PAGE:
You're right--we're still the top for technical or engineering education. My grad. program (not an MBA, Tana) had a majority of students from India and Taiwan, with representation from Singapore and Thailand. I know at least one of the Indian guys stayed in the states, but many others went back home.

So, people might come to the US for bleeding edge education, but I think a good number of them leave before they can contribute to our economy.

I should also point out that a lot of my Indian classmates came here already holding graduate degrees in engineering. I think some of them were PhDs already, too.

tanaww
09-12-2008, 09:02 AM
I agree that the business sector is highly over-saturated. Do we really need restaurants on every street corner, and shopping malls in every spare crack? I realize that competition helps to keep prices down and that businesses like these provide jobs...but the jobs that they provide are shit jobs, and despite how it sometimes appears, at least half the people working in those shit jobs are overqualified. They have talents that could be better put to use elsewhere.

Well, the oversaturation of business really has no relation to the production of holders of business degrees. It's a different issue entirely. And if people working in those "shit jobs" are overqualified by education, it likely means they have chosen a field of study in which there is no demand for the skills they've acquired.

My boss and I had a great joke last year. I still find it hilarious! Here you go:

When RS graduates next year I'm buying him a T-shirt that reads "I spent four years at UW-L and all I got was this lousy t-shirt" on the front and on the back it will read: "And a B.A. in History. Would you like fries with that?"

B changed schools and majors or hers would have been exactly the same except the back would read: "And a B.A. in English. May I bring you something from the bar?"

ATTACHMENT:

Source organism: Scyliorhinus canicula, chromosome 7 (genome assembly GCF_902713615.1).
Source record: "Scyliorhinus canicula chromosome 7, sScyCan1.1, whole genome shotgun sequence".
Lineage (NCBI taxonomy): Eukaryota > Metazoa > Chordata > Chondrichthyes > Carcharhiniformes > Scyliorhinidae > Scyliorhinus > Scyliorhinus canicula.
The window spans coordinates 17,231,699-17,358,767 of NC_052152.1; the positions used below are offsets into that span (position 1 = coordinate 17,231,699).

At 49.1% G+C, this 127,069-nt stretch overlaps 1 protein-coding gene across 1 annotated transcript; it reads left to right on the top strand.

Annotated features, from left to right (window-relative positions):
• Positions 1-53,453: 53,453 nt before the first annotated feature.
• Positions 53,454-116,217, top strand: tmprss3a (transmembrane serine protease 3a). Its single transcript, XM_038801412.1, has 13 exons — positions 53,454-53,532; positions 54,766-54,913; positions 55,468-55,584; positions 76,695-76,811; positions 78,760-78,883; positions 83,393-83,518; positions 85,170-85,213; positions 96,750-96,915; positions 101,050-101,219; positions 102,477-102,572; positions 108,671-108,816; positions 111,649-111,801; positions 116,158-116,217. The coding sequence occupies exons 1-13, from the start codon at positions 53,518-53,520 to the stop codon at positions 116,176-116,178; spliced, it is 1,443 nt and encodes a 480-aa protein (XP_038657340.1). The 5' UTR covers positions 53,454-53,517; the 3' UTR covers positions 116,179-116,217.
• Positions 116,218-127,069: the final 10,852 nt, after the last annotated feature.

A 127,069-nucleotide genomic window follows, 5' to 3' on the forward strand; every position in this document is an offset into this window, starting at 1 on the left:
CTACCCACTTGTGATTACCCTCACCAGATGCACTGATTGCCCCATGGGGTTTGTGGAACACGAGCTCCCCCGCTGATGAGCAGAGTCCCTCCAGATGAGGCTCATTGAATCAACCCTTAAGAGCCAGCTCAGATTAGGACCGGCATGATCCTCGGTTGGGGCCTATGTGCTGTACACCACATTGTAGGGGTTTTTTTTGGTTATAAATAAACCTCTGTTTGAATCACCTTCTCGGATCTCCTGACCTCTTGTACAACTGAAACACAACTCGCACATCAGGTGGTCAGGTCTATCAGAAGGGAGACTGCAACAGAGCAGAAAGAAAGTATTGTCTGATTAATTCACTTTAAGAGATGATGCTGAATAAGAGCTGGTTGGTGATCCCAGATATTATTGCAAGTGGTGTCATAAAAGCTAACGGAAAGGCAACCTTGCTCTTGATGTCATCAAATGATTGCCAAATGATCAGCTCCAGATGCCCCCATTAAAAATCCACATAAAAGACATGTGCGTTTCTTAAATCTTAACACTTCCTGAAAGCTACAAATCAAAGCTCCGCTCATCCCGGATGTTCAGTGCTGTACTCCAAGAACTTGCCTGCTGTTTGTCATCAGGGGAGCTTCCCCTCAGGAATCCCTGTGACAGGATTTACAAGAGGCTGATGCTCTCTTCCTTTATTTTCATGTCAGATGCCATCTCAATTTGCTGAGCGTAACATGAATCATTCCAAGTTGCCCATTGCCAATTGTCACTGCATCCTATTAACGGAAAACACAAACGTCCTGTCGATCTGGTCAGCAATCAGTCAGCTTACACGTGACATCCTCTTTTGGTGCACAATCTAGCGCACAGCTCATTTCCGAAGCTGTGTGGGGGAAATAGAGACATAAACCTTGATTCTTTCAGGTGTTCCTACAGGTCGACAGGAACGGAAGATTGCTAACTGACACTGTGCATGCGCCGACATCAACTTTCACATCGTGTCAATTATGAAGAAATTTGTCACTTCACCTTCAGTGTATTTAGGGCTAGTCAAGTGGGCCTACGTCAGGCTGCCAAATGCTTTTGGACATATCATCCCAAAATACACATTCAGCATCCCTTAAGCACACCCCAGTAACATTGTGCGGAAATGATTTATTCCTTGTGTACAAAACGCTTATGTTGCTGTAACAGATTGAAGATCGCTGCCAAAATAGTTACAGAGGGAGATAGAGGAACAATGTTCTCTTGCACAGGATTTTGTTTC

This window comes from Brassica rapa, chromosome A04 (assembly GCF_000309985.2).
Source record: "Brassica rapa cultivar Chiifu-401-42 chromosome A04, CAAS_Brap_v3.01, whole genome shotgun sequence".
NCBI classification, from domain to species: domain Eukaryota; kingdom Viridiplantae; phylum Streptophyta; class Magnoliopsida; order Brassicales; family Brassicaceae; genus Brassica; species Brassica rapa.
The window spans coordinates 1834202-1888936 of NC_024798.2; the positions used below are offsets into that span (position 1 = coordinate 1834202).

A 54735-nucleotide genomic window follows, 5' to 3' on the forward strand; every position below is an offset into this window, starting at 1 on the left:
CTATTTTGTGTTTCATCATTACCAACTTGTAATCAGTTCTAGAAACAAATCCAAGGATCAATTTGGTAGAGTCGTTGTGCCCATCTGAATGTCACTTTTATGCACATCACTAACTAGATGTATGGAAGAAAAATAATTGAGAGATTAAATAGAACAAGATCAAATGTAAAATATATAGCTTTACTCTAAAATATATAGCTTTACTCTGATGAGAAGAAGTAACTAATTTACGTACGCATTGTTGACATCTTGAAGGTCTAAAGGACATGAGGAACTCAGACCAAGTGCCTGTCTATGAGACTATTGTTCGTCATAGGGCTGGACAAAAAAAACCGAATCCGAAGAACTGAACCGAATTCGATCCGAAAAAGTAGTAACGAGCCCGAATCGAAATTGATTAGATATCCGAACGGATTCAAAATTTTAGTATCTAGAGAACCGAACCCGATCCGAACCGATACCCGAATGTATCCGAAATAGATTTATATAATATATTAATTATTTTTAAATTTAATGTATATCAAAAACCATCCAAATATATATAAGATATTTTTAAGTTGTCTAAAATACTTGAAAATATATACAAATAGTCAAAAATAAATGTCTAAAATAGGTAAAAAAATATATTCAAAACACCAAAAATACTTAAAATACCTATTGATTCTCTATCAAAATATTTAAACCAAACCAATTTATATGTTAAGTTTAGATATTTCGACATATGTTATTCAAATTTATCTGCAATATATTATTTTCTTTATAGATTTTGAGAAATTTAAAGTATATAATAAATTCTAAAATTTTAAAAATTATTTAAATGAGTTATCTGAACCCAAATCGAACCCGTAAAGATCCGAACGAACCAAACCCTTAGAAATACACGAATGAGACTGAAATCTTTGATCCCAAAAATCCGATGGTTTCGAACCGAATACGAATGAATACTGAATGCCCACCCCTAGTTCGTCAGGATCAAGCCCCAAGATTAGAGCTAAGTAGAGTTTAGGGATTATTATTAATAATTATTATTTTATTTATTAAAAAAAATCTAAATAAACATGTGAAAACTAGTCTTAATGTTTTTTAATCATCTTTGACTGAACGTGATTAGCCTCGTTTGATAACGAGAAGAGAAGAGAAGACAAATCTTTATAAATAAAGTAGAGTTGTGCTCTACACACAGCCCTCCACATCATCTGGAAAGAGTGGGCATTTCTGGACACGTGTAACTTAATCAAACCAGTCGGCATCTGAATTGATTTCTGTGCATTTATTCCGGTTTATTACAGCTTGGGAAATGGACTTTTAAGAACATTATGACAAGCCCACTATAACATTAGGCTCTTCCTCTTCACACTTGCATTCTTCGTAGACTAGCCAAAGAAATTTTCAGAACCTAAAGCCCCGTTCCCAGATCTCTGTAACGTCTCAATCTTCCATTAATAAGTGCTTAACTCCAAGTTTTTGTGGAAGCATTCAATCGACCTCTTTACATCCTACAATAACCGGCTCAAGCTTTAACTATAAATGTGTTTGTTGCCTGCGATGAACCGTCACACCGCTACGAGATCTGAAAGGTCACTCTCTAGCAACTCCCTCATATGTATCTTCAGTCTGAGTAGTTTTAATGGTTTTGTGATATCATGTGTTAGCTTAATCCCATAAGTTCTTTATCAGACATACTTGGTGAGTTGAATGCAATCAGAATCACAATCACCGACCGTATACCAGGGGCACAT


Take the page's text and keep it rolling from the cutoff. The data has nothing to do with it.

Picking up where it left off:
Bryan Blaire
09-12-2008, 09:07 AM
Then there is the opposite issue as well. I work with a gentleman that got his PhD in Plant Pathology outside the US, came here, and is working with my unit on a side project, and frankly, aside from his specific area of study (and I do give his PhD a lot of respect), he doesn't know that much about plant pathology. His PhD could very well be advanced, but his undergrad and Masters classes and research seemed to be very lacking in this department.

Maybe it is just certain areas of science that are more advanced elsewhere. I've found that, overall, biological science research here in the US is still on par or better than around the world, or at least it seems that way.

Gilshalos Sedai
09-12-2008, 09:24 AM
In defense of the humanities degrees, sometimes those people are just not suited to anything else. Like me. I find numbers very difficult to deal with. I deal with them, but I can't do algebra to save my life. I should know, took it four times and got a D each time. (It also took me forever to "get" long division.)

But, I can write and I can tell stories. Perhaps I'll invent the next mythological technology like Warder Cloaks, or Tractor Beams or Transporters that scientist geeks will keep attempting to figure out how to make. My job is to inspire the geeks.

But, I don't believe that everyone who was in my major with me should have been there. Most of them decided on that major because it was easy, or because they liked to read. Neither a really good reason for an English degree.

I was originally going to go to graduate school until I discovered my possibility of employment as a professor was too slim for the amount of debt I'd incur.

JSUCamel
09-12-2008, 10:08 AM
In defense of the humanities degrees, sometimes those people are just not suited to anything else. Like me. I find numbers very difficult to deal with. I deal with them, but I can't do algebra to save my life. I should know, took it four times and got a D each time. (It also took me forever to "get" long division.)